Today I can enjoy the Who's Won't Get Fooled Again without hearing any explicit or implicit leftist message. After all, it is a revolutionary song, and in the contemporary world, conservatives are the revolutionaries. I don't know about you, but I won't get fooled again by the Clintons, by Howard Dean, by Ted Kennedy, by Jesse Jackson, by the liberal media, by the New York Times... the list is endless.

And sometimes, dammit, even I can't get no satisfaction. And all last week, while watching the Alito hearings, I was wondering to myself, "what's goin' on?" with these Democratic buffoons. And when I hear the Clash proclaim London calling, to the zombies of death, I conjur up bloodthirsty one-eyed imams with hooks for hands preaching their death-cult theology. And one of my great spiritual heroes, Meister Eckhart, was trying to break on through to the other side during the summer of '67. 1267, that is.

Kahn made some excellent points--almost as if he's been in contact with Petey: "There is much more to a song than its social context, or the opinions and mindset of its composer. By this logic an atheist could dismiss Bach, braying that his music was sponsored by the church, and reinforced a religion that killed and plundered and enslaved and raped children. A true work of art stands on its own merits, independent of its creator; just as a child need not be a reflection of its parent."

He kahntinues: "A great song--like any great art--is open to many interpretations, and can resonate beyond its own time... Personally, I sometimes hear Blowing in the Wind as more a deterministic resignation than a revolutionary anthem. Perhaps we are still too close to the history to strip these songs of their accepted contexts."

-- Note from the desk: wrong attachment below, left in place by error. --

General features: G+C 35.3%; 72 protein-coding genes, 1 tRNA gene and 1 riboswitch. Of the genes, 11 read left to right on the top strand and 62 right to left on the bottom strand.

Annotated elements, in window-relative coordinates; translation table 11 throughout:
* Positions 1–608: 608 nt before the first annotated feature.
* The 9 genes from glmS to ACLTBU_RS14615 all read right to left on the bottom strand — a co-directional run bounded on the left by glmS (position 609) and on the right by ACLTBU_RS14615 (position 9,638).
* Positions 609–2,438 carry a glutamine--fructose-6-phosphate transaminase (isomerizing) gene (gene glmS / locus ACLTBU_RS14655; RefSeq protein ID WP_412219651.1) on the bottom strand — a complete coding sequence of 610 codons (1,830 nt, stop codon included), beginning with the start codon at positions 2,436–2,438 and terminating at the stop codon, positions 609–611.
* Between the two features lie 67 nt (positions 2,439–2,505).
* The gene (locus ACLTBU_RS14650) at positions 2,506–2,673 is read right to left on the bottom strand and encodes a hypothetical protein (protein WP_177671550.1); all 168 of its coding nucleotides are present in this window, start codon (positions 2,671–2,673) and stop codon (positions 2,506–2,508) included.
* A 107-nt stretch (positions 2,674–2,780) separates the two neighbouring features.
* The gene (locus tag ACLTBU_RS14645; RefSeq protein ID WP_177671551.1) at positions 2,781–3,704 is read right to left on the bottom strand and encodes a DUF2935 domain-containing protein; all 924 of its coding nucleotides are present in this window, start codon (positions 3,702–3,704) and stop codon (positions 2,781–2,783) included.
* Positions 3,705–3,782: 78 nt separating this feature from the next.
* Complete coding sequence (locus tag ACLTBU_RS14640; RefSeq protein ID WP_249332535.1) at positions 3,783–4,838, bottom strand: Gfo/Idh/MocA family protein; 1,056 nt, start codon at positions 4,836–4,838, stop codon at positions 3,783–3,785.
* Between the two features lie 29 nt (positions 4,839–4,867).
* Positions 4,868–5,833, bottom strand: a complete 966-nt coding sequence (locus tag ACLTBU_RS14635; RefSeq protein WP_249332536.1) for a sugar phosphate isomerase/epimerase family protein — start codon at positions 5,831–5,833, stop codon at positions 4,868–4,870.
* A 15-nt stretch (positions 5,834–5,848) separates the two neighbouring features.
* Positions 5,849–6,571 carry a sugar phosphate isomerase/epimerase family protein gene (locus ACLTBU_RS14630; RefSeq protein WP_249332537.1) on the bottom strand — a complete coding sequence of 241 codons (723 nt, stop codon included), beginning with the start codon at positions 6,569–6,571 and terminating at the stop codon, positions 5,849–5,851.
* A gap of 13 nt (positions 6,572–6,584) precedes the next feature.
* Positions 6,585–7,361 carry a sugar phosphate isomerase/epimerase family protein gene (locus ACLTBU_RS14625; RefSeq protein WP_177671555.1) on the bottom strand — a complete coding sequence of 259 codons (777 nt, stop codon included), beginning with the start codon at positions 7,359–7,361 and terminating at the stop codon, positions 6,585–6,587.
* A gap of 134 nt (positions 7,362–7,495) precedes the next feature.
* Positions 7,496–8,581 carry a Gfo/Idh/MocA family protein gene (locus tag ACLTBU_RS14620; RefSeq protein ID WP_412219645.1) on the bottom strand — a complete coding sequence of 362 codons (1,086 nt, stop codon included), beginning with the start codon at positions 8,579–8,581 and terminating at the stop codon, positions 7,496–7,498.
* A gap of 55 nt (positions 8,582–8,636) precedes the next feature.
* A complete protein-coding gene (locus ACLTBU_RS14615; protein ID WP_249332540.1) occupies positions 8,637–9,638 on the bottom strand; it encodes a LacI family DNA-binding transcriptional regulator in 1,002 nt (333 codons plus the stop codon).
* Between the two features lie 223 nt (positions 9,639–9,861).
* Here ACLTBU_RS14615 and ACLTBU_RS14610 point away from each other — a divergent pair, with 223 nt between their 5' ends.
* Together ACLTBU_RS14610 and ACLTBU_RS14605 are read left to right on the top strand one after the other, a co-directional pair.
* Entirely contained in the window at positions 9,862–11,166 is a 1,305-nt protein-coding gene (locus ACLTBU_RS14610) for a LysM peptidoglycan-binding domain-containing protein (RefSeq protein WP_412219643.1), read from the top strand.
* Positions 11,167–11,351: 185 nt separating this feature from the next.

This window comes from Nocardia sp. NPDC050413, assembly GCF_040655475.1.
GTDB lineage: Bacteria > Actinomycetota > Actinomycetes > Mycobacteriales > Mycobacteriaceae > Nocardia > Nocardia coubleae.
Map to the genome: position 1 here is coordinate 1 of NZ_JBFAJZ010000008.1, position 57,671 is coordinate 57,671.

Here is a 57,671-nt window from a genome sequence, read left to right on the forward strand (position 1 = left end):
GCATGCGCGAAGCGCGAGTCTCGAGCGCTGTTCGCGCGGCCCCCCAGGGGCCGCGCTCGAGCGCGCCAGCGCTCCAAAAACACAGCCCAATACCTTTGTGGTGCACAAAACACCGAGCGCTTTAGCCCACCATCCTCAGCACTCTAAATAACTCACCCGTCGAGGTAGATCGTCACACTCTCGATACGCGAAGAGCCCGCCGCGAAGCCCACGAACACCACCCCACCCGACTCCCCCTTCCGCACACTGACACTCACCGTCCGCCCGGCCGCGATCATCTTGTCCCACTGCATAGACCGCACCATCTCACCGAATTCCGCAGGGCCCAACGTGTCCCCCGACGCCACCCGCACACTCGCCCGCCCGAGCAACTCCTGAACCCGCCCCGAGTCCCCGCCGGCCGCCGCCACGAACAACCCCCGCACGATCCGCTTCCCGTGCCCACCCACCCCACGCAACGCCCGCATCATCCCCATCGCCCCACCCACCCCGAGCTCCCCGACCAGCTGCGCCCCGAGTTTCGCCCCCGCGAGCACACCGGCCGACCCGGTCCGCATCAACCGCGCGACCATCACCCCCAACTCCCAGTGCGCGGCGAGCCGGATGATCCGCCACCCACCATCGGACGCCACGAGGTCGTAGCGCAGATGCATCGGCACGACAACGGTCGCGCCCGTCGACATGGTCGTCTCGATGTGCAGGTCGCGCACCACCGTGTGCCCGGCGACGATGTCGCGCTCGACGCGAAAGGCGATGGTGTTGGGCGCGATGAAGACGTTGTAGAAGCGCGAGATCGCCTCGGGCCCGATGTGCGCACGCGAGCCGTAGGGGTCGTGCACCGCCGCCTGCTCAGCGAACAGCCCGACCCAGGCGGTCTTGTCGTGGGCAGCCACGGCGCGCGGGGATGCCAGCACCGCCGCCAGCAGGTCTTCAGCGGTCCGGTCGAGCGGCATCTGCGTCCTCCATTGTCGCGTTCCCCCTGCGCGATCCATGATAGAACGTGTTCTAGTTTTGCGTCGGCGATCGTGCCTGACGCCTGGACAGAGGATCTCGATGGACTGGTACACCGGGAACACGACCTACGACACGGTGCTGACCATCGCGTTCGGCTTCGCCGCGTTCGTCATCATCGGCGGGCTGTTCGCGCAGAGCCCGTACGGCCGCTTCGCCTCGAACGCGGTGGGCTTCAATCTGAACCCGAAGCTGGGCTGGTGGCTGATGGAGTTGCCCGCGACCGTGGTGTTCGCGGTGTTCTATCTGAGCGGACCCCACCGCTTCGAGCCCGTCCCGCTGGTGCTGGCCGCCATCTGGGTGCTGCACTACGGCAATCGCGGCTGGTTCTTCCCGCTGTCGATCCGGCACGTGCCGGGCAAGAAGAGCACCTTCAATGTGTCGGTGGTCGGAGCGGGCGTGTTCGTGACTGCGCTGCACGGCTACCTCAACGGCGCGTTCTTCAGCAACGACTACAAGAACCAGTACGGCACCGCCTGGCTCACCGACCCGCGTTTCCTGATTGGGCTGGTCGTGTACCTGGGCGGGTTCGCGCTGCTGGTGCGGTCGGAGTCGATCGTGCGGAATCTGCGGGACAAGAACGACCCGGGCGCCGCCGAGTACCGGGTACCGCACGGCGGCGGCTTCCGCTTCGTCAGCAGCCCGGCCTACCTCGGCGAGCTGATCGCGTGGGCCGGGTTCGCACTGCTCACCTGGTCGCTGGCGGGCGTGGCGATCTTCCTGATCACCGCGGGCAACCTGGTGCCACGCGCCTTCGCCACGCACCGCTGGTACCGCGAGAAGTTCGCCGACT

Well, this has already gone on a bit long. I'll have to finish tomorrow, Petey willing. There I promise to talk about drugs. And more sex, pornography and rock & roll. I just hope he lets me sleep in.

27 Comments:

Anonymous beg to differ said...

“Now none of the originators of rock music--or even jazz, for that matter--thought for a minute that they were producing art, much less "great art."

Check a bio of Miles, Coltrane and others they were quite aware they were making art and quite aware they were breaking molds…and quite aware their work had impact on the interaction between whites and blacks. As for the rockers, even if they weren’t conscious of their music as art they were certainly they were breaking down barriers and busting the “silent generation” culture of the 50s. The parents knew that—that’s why they hated it that much.

As for the rest to call it cherry picking is to put it mildly. Was Jimi Hendrix’s Machine Gun apolitical ? No one could understand the intensity of the music without understanding the political context. Woody Guthrie progenitor of the folk music you love – practically drummed out of the country as a subversive.

Listened to Paul McCartney as he emerged from his 20s ? Bono ? George Harrison at the Concert for Bangladesh ?

“that great art, to the extent that it is great art, is about much more than the conscious intentions of the artist. If it is only about their conscious intentions, then it is likely not art at all, but simply the type of didactic pornography discussed above. “

Sophocles, Antigone, Dickens, George Orwell.Kurt Weil , Arthur Miller were all seeking to break down barriers and had plenty of “pornography” in their art. Art is subversive of existing culture . Springsteen may be didactic for you now. Was he in the early years, when he wrote “nebraska” a paean to the oppressed (in his view) working class. And talk about misappropriating music, remember Reagan and “Born in the USA ? It need not be didactic to have social messages and seek to shatter established conventions. Ever seen Picasso’s Guernica ?